A team of physicists has demonstrated something once considered impossible by successfully controlling the chaotic behavior of light. The key to the unprecedented breakthrough was using light, something only recently theorized but never demonstrated until now.
Given the increasing use of advanced systems that harness the behavior of light, the researchers behind the process say their work could have a direct impact on computing, energy storage, light harvesting, and signal processing, as well as numerous other cutting-edge technologies.
Controlling the Chaotic Behavior of Light Compared to Predicting the Break in Billiards
Led by physicist Andrea Alù, the Einstein Professor of Physics at the City University of New York (CUNY) Graduate Center and founding director of the Photonics Initiative at the CUNY Advanced Science Research Center, the team said that the idea of controlling the chaotic behavior of light not only seems impossible but has never been done before.
The issue, Alù explains, is the fact that light tends to bounce and scatter in several chaotic ways based on even the slightest variation in the chamber into which the light is injected. It’s a phenomenon the professor says is similar to the seemingly unlimited number of variations in a break of the billiard balls, even though the table is a relatively small and seemingly predictable environment.
“In billiards, tiny variations in the way you launch the cue ball will lead to different patterns of the balls bouncing around the table,” Alù explained. “Light rays operate in a similar way in a chaotic cavity. It becomes difficult to model to predict what will happen because you could run an experiment many times with similar settings, and you’ll get a different response every time.”
The Key to Controlling Light Was Light Itself
To try the impossible, Alù teamed with Xuefeng Jiang, a former postdoctoral researcher in Alù’s lab who is now an assistant professor of Physics at Seton Hall University, and Shixiong Yin, who is currently a graduate student in Alù’s lab. Once assembled, the physicists constructed an open-top stadium-style cavity that was irregular enough to cause the chaotic behavior they were seeking. This was critical, they explain, as the more irregular a cavity, the more chaotic the light patterns will be.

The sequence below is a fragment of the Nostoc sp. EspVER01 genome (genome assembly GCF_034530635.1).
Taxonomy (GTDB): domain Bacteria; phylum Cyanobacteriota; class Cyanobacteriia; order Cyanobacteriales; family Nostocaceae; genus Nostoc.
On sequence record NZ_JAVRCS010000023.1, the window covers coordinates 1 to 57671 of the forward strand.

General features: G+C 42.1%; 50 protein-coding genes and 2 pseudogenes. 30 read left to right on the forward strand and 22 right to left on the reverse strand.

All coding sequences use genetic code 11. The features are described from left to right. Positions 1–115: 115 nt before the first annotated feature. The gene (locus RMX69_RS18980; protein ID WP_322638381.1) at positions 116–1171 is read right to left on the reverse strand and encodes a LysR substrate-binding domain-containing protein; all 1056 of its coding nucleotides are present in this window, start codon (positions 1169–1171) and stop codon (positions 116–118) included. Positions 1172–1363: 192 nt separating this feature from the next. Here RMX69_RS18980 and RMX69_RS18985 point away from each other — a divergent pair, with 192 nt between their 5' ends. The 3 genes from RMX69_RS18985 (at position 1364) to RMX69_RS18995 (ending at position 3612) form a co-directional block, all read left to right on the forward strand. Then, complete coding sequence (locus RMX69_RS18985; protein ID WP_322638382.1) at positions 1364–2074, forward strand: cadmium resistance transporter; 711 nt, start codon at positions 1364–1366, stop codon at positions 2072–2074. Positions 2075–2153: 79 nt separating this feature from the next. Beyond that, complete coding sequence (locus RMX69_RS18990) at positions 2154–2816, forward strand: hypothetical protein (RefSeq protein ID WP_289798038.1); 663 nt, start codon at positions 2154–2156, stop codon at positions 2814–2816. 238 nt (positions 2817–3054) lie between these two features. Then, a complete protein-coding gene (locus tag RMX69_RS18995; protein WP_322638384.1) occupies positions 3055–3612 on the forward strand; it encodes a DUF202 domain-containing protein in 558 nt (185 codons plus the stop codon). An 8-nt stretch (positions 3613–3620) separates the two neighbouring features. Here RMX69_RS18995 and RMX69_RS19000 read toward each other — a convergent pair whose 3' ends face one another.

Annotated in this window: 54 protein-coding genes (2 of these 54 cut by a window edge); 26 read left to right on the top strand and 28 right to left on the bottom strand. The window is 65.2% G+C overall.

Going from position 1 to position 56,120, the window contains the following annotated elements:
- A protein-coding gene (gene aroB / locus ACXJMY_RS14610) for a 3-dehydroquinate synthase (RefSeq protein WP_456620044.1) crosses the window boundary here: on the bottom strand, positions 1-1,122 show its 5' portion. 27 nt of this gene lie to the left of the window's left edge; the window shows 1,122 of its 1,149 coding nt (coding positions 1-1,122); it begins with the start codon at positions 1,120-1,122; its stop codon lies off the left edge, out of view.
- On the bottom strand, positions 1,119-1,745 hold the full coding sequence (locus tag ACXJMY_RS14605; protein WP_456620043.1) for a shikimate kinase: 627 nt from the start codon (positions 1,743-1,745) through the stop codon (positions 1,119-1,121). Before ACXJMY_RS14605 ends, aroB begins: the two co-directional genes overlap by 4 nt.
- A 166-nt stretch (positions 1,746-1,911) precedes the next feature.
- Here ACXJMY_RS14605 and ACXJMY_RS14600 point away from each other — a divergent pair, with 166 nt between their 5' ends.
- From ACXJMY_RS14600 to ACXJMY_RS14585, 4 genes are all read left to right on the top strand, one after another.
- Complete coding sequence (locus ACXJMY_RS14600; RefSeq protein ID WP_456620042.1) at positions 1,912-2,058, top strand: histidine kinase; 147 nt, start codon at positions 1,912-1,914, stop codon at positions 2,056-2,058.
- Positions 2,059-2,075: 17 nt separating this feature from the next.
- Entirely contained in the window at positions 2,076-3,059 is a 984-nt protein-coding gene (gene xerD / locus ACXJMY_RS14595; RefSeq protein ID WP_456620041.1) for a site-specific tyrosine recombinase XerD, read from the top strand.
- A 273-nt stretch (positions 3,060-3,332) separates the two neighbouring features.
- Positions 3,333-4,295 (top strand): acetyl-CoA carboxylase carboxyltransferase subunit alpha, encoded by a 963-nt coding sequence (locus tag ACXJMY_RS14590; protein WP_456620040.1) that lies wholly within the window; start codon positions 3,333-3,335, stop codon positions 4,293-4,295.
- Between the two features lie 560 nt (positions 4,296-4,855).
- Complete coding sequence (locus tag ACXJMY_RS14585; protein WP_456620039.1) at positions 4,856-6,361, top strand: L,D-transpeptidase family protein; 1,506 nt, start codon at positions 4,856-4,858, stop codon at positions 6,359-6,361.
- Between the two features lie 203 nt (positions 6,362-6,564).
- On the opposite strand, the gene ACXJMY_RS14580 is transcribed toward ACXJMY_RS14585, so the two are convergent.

“In a cavity that supports chaotic patterns of light, any single frequency injected into the cavity can excite thousands of light patterns, which is conventionally thought to doom the chances of controlling the optical response,” Jaing said.
Next, the team placed two channels on opposite sides of the open-top cavity where they could inject two opposing streams of light. The theory, they said, was that modulating the intensity and time delay of the opposing inputs of light via two knobs on the outside of the chamber would result in the second beam controlling the chaotic behavior of light from the first beam with nothing but light itself.
The team also placed a camera over the top to monitor the behavior of the initial light signal to make sure their experiment was working. After that, it was time to run their experiments.
Sure enough, and after a little trial and error, the team confirmed that modulating the intensity and time delay of the second light in relation to the first resulted in their system controlling the chaotic behavior of light coming from the first beam.
Detailed in their published research, which appeared in the journal Nature Physics, the physicists say that the magic in their system is a concept known as “reflectionless scattering models,” or RSMs. Like the ability to control light with light, these RSMs had previously existed only theoretically.
“We found at certain frequencies our system can support two independent, overlapping RSMs, which cause all of the light to enter the stadium cavity without reflections back to our channel ports, thus enabling its control,” said Yin.
“We have demonstrated that it is possible to control this chaotic behavior,” added Jaing.
Potential Applications Include Energy Harvesting, Computing, Fiber Optics and More
Although the team’s success was confined to a laboratory setting, they believe the process could be adapted to many practical applications, including on products and systems already commonly used today.
“Our demonstration deals with optical signals within the bandwidth of optical fibers that we use in our daily life,” said Yin, “so this finding paves a new way for better storage, routing, and control of light signals in complex optical platforms.”
Next up, the team says they are not done. In fact, they plan to add more knobs to their light-controlling cavity, “offering more degrees of freedom to unravel further complexities in the behavior of light.”
Christopher Plain is a Science Fiction and Fantasy novelist and Head Science Writer at The Debrief. Follow and connect with him on X, learn about his books at plainfiction.com, or email him directly at firstname.lastname@example.org.